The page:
Other Authors’ Articles

This will be a running addition of articles that I think are well worth reading from great coaches:

 

Joel Jamieson- The Paradox of the Strength & Conditioning Professional

http://www.8weeksout.com/2012/07/03/the-paradox-of-the-strength-conditioning-professional/

Summary:  Great article on how vital strength & conditioning is (when done correctly) to keeping athletes healthy and performing well.  Bottom line is that you need to work out at a high intensity, lift heavy weights, and get into Han Selye’s “super compensation” phase.  Now obviously this can be overdone, so we need to be aware of the possibilities of overtraining.  But this is where good program design is so valuable.  If the body isn’t pushed out of its comfort zone, especially through heavy lifting for strength development, it will not adapt to anything.

 

Eric Cressey- Four Must Try Mobility Drills

http://www.schwarzenegger.com/fitness/post/four-must-try-mobility-drills

Summary:  A guest post from Eric Cressey through Arnold Schwarzenegger’s website on the importance of movement quality, mobility and stability.  Not many things bother me more than coaches who say tissue quality isn’t important.  Just because an athlete is extremely strong, has great aerobic capacity, or looks “fit,” doesn’t mean they are at any decreased risk of injury if their tissue quality is compromised (which it often is if we don’t devote time to it).  In fact, they are most likely at an increased risk of injury if they have sub par tissue quality.  While I always devote time to this for our athletes, we’ll devote even more time to tissue quality in-season while backing off the lifting a bit.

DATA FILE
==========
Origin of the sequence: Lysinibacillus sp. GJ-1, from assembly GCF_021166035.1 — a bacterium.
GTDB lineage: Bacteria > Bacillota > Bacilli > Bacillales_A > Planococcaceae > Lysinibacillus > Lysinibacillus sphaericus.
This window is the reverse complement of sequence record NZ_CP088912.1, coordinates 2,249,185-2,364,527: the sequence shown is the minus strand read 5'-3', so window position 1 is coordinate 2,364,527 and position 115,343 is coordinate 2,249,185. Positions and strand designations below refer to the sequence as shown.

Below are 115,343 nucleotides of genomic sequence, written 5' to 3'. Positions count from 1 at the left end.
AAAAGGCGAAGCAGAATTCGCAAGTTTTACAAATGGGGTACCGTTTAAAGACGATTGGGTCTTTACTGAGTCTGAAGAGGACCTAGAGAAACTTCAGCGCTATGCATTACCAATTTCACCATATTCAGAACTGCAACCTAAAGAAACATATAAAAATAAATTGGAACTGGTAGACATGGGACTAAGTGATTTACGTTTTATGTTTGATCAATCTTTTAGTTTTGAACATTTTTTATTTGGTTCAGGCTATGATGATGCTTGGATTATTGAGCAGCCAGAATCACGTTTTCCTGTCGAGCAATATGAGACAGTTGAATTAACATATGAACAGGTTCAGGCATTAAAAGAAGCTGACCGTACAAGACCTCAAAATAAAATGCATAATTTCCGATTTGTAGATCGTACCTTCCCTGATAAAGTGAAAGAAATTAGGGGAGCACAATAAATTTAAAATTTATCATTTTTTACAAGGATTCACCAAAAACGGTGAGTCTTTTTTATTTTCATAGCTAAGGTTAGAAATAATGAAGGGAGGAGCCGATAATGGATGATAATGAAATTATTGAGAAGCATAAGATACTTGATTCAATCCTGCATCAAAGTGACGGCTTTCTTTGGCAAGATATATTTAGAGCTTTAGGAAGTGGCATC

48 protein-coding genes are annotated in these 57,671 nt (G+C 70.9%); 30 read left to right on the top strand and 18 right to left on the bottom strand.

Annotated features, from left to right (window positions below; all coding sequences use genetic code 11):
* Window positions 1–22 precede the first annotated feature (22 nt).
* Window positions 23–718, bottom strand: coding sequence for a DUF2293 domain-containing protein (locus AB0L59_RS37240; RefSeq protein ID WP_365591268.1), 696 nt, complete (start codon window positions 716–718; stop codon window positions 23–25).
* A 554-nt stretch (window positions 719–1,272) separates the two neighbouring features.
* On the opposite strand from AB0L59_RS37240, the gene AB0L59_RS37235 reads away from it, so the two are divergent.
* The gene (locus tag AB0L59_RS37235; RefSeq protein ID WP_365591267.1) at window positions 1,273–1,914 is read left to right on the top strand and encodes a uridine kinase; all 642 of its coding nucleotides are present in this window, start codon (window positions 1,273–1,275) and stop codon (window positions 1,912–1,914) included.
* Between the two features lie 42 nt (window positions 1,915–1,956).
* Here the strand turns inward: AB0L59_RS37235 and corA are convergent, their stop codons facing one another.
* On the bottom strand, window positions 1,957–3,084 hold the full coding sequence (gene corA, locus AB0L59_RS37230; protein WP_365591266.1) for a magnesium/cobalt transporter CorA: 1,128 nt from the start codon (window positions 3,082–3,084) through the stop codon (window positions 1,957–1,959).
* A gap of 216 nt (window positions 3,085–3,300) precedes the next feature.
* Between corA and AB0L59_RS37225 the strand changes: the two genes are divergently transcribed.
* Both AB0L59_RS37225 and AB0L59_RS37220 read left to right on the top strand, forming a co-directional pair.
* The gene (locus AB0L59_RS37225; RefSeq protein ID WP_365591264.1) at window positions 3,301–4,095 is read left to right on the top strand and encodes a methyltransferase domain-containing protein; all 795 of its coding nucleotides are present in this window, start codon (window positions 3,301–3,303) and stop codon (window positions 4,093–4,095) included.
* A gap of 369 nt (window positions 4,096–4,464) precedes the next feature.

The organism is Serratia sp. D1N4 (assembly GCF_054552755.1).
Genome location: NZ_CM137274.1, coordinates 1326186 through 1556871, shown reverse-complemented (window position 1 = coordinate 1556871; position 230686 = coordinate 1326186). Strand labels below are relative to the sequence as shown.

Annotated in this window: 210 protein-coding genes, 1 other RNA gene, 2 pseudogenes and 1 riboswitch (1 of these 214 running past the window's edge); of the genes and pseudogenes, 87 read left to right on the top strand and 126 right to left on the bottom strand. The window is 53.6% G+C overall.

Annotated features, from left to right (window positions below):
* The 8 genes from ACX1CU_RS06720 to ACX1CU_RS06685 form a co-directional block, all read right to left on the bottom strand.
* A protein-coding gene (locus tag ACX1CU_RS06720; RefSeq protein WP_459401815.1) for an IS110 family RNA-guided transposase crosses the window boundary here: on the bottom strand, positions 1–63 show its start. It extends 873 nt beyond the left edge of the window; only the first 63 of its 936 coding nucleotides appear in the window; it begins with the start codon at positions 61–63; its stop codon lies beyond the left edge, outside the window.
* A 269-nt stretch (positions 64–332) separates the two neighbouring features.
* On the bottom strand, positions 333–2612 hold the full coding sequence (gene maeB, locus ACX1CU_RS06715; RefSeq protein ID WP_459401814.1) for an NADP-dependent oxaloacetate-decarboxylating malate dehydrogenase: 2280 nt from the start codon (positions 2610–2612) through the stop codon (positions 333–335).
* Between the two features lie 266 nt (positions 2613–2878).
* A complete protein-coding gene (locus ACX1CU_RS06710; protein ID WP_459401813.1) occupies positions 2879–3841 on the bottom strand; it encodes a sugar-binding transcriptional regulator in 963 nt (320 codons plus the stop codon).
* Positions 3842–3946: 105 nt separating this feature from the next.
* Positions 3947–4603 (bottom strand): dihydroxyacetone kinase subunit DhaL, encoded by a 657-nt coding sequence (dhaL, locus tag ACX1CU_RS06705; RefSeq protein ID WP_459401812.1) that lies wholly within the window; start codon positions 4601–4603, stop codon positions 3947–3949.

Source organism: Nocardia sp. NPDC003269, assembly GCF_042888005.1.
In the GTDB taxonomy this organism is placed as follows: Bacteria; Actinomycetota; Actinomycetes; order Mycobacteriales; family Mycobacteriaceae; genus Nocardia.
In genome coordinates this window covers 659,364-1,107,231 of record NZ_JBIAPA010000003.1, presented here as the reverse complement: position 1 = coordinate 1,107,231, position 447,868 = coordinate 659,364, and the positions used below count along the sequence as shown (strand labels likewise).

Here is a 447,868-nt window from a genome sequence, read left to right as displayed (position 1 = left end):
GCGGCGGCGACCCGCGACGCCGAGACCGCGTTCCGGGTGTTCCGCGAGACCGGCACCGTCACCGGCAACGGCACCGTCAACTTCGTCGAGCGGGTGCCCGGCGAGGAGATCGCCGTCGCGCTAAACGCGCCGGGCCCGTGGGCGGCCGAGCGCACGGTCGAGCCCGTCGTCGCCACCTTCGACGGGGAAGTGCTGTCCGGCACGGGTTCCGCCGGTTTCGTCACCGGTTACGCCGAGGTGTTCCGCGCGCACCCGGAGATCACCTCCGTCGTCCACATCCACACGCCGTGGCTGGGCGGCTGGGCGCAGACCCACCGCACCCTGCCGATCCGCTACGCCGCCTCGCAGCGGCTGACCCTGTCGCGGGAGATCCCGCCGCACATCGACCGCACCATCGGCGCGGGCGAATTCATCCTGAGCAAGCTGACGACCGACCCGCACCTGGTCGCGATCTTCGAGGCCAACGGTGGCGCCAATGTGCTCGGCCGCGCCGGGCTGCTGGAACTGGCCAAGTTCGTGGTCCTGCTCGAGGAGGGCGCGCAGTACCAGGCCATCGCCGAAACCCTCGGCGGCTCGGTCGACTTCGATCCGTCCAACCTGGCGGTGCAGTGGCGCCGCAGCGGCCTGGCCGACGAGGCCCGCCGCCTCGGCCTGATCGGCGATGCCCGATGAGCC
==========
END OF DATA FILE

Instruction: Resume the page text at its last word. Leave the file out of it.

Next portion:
Joel Jamieson- Sports Injuries- Let’s Stop Blaming the Exercise

http://www.8weeksout.com/2012/08/19/sports-injuries-lets-stop-blaming-the-exercise/

Summary:  Great points on how we need to “fit the athlete to the exercise,” if we’re going to use the exercise.  This point is related to why I am constantly assessing how our players move.  Because of the regular issues softball players have, due to the nature of their sport, we avoid particular heavy overhead movements and Olympic Lifts.  Joel makes a great point in his article, which is that no exercise is inherently “bad,” it all just comes down to where you are willing to spend the most time/resources and what issues your players might have.  Everything has a small risk and a large reward; the point just comes down to maximizing that reward and minimizing the risk with exercise selection, volume, and intensity.  I love his points that WE Strength & Conditioning professionals have to take responsibility.  If players are getting hurt, the point isn’t to blame something, the point is to find out why and do everything under our control to fix it.